A divided Baltimore County school board named a longtime Montgomery County administrator Tuesday night to be its next superintendent, passing over Verletta White, who had led the system for the past two years and sought the job.
Darryl L. Williams is an area associate superintendent for eight clusters of schools in Montgomery County, and oversees eight high schools, 15 middle schools and 44 elementary schools.
He has served in a variety of supervisory positions in Montgomery County, the state’s largest school system. He was also a principal at Montgomery Blair High School, one of the highest-performing high schools in the state, from 2007 to 2011.
The board gave no indication before Tuesday night that it would be making an announcement. It had issued a statement a week ago saying it was beginning to interview six finalists. The board is legally required to have a permanent superintendent in place by July 1.
Four of the 12 board members — Makeda Scott, Cheryl E. Pasteur, Moalie Jose and Roger Hayden — voted against the appointment.
"I am honored to have been chosen as the new superintendent of Baltimore County Public Schools,” Williams said in a statement. “I will focus on the needs of our students and staff and work to maintain a positive and effective learning environment for all. We have to continue to move our district in a positive direction and listen to stakeholders and students about our successes and areas of improvement and make necessary changes.”
Baltimore County Executive Johnny Olszewski Jr. issued a statement saying Williams brings “a wealth of experience to the job. ... With growing enrollment, increasing diversity, and existing capacity shortages to address, [the school system] faces considerable challenges in the coming years.” He said he looked forward to working with him, and thanked White for her service to the county.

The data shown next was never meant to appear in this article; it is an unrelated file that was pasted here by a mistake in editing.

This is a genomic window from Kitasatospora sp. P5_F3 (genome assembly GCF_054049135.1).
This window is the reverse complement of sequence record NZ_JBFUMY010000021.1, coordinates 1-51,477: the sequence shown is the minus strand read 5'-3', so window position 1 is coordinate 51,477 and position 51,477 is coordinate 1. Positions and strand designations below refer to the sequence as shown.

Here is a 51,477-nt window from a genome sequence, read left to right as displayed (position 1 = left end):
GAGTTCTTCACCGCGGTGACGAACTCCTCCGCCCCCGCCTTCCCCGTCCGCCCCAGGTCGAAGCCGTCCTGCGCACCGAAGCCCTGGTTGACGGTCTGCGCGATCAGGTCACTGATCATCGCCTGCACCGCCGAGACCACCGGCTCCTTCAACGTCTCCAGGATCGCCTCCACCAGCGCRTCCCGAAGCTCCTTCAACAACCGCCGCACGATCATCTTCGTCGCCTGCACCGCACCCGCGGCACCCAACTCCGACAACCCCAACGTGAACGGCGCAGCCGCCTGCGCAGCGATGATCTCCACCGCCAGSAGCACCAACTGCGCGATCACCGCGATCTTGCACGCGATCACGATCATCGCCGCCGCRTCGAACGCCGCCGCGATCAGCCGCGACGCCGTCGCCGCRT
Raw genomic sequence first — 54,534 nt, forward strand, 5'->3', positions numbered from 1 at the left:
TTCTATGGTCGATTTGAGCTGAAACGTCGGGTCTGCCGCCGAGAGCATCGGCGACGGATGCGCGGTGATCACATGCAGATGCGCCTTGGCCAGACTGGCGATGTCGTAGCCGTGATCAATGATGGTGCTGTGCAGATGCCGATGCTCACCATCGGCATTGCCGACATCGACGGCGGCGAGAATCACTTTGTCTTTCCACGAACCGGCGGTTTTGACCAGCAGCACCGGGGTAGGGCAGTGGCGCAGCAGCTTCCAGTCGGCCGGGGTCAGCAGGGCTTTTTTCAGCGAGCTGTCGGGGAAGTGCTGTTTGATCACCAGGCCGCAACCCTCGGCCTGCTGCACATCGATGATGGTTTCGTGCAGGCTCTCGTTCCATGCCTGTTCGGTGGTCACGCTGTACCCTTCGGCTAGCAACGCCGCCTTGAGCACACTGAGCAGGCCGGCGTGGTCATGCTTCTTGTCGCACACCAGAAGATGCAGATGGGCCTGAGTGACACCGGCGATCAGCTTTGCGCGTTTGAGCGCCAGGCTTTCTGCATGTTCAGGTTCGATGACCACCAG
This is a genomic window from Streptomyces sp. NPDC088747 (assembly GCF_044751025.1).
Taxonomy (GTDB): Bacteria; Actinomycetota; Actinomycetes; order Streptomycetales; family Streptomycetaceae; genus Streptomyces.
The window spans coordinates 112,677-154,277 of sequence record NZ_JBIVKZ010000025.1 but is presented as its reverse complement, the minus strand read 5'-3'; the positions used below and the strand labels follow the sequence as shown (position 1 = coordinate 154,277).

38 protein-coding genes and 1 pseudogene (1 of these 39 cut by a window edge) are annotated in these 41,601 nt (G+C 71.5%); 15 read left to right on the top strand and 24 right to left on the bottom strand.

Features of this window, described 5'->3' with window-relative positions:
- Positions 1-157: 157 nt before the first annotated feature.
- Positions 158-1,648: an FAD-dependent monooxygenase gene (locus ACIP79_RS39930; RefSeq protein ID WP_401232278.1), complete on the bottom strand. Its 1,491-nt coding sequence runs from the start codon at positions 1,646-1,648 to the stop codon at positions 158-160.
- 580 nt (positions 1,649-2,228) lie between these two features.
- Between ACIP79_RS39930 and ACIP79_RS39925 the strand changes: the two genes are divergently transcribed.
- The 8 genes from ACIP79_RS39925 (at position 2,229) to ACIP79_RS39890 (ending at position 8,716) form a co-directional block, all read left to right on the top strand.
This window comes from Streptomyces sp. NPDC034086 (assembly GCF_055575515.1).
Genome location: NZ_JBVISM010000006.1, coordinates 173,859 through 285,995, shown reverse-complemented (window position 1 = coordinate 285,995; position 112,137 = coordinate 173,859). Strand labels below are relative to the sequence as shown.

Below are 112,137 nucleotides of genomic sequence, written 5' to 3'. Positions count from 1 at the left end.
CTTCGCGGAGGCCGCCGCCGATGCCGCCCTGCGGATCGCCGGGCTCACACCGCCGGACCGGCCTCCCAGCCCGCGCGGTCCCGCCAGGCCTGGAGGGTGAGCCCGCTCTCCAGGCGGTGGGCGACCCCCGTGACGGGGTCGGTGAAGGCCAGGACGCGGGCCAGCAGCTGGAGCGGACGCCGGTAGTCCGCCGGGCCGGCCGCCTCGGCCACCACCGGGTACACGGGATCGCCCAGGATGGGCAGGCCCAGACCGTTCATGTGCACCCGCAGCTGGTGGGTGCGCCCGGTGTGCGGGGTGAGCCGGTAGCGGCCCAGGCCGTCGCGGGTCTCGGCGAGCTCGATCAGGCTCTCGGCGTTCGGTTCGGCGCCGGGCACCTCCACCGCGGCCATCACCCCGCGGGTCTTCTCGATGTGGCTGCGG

Abby Beytin, president of the teachers union, said she was angry that there was no advance notice.
"We took no position on the superintendent search,” she said. “There certainly was not transparency. Why didn’t they let us know they were going to announce it tonight? Whether they made the right decision. I have no way of knowing. I know nothing about him. All we want is someone who is going to do a great job."
She said that in previous searches the union had been told the names of the finalists.
PTA President Jayne Lee said she was glad the new leader comes from Maryland.
“He certainly has the qualifications for the job,” Lee said. “I look forward to working with him.”
In a news release from the Baltimore County school board, Montgomery County Superintendent Jack Smith said Williams “understands the importance of team work in the critical effort to reach all students. … Baltimore County is getting a smart, committed professional.”
Education advocate Yara Cheikh said she is “relieved Dr. Williams knows our challenges as Montgomery County has faced similar issues and he is familiar with the dynamics of our state and brings leadership experience from the highest performing county in our state. This is good news.”
The board is still negotiating a contract with Williams, but Kathleen Causey, the board chair, said he will earn about $285,000. During the course of the interviews, Causey said, Williams became the consensus candidate.
White, who has spent 24 years, nearly all of her career, in Baltimore County’s public schools, issued a statement saying that she would work closely in the coming months “to ensure a smooth transition and to continue supporting the school system that I love so dearly.”
White said that while she was disappointed in the board members’ decision, she was “appreciative of their consideration.”
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White has been interim superintendent since the departure of Dallas Dance two years ago. Dance was convicted of four counts of perjury after he failed to disclose on financial reports that he had a part-time job with a company that had a contract with the school system.
White worked under Dance as his chief academic officer. Her contract allows her to stay on as chief academic officer under the next superintendent. Causey said the board intended to honor the contract but that she didn’t know whether White would be staying.
In 1988, Williams returned to the Washington, D.C., high school he had graduated from four years before, to begin teaching math.
He earned a bachelor’s degree in math from Hampton University and a master of arts in educational administration from American University. His doctorate is from the University of Maryland, College Park. He lives in Howard County with his wife and three children.